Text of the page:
It was a perfect dive day, not too hot but with plenty of sun. My buddy, his wife and I were on a dive boat off Catalina Island, California. We were to dive Little Farnsworth Bank, a spectacular site with large reef outcroppings packed with life. It had been selected for its depth - 40 metres.
I consider myself a good, safe and fairly knowledgeable diver, training to be a PADI Dive Master and planning to go on to become an instructor. My buddy had the same NAUI Advance and Rescue training and goals in mind, which made us a good match.
We beach-dived almost every Sunday along the coast of southern California between Point Dume and Point Conception, and considered ourselves quite good in adverse conditions such as current, surge and low visibility.
Because we did most of our diving from shore through the waves at just 8 to 12m, a boat dive was a treat - a chance for some relaxing dives with good bottom times. Today, however, would prove to be the scariest of my life.
After checking each other's equipment we entered the water, swam to the bow anchor line and agreed to meet at the bottom. The plan was that my buddy would lead with his wife while I tagged along.
The conditions at the bottom were very good - no current, no surge and 15m-plus visibility. We met at the anchor at 37m, and again checked our gear and each other's pressure gauges. It was determined that I had the least air at 190 bar.
My buddy signalled, and we were off on his tour of a site he had done three times before.
I have always been one to worry about my air supply, to the point that on some dives I check it every couple of minutes. This dive was no exception, because it was a deep one for me.
One of the first items I had bought on top of the basic dive gear was a Spare Air cylinder. Being something of a mechanical engineer I know that regardless of all the best maintenance sometimes things just stop working. I would never dive without what I considered a cost-effective independent air source.
It was just after encountering two very large sea bass swimming inverted that, without warning, my air was reduced to less than a quarter of a breath at each inhalation.
My initial reaction was that my regulator had failed. I switched to my octopus, but found that it too was failing to deliver the needed air.
As I tried to draw that first breath out of my octopus I was looking at my pressure gauge. It was now obvious that the problem lay not with the regulators but with my first stage. When I inhaled, the needle would move from 130 to 0 before I had drawn half a breath.
I was closer to total panic than I had ever been. I thought of my wife, kids and my parents. I then realised that panic would definitely kill me - I needed to solve this problem now.
I knew three things - one, I needed to get air very soon; two, I needed to get to the surface properly; and three, I had my Spare Air if the air quit completely.
My buddy and his wife were about 5m in front of me and both looking the other way. I swam quickly up to them, breathing very shallowly but certain I could not keep it up for long.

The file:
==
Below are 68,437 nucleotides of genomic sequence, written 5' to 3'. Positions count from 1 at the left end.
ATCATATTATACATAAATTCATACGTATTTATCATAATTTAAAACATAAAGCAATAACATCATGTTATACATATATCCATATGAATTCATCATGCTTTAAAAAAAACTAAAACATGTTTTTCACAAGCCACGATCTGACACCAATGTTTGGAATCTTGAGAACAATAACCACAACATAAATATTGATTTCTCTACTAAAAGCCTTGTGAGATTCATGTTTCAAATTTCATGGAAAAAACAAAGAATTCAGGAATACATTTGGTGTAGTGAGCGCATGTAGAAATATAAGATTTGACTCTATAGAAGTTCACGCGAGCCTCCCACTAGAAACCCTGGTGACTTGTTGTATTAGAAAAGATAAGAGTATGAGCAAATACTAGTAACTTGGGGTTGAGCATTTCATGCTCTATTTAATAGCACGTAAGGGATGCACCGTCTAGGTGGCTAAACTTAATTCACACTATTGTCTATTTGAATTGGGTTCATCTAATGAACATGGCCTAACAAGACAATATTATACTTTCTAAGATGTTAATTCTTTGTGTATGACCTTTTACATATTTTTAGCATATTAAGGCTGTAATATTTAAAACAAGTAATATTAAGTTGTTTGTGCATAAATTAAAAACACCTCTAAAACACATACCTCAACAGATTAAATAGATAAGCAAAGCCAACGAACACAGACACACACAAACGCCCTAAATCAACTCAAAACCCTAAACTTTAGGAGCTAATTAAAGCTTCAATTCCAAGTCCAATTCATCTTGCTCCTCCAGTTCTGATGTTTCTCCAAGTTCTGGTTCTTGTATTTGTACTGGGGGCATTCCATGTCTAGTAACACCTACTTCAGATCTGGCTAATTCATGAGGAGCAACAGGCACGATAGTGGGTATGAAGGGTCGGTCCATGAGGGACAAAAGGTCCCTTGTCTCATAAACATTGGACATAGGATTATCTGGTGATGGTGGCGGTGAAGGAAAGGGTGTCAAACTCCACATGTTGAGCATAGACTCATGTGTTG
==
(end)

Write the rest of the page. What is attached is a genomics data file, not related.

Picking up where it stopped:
I quickly attracted my buddy's attention and made him watch my contents gauge as I tried to breathe. Later I learned that he had thought I was having a problem with the gauge, which had been acting up a few weeks earlier. He was unaware that it had been repaired.
I was not planning to hang around at 30m trying to communicate with him. For some reason I was not ready to buddy-breathe. I wanted to solve this problem without endangering anyone else if I could.
I had practised several times with my Spare Air in similar conditions and reassured myself that I could rely on it if needed. By now about a minute had passed, and my need for a full breath was steadily increasing.
I decided to head for the surface as fast as I could. I started swimming straight for the anchor line, about 8m away. I could see that the other two were following, so help was right behind me if needed.
I started up the line as fast as my computer would let me go. When I reached about 15m my regulator started to deliver a little less air than before. At about 8m, it was still delivering the same amount, barely enough.
As I watched my gauge, the needle would plunge from 110 or so to zero. I concentrated on relaxing as much as possible to conserve the air I was getting.
I continued up the anchor line until I reached 5m, where I stopped. Forcing myself to remain calm, I did a three-minute decompression stop.
When I broke the surface I immediately spat the regulator out and took the best and longest breath of my life!
Back in the boat I told the crew what had happened and started inspecting my equipment.
On removing the first stage, the problem became evident - packed in the filter was what looked like flaky white powder.
We concluded that this was corrosion from the inside of the aluminium cylinder, and wondered whether the small tube that hung inside it to prevent debris entering was missing.
We drained some air out through a dark cloth and found that the powder was coming out of the tank when inverted. It was then that I noticed that none of the tanks on the boat had visual inspection stickers.
I consider myself lucky in having had such good instructors. But I will be very cautious of rental cylinders in the future unless I know their source and maintenance history.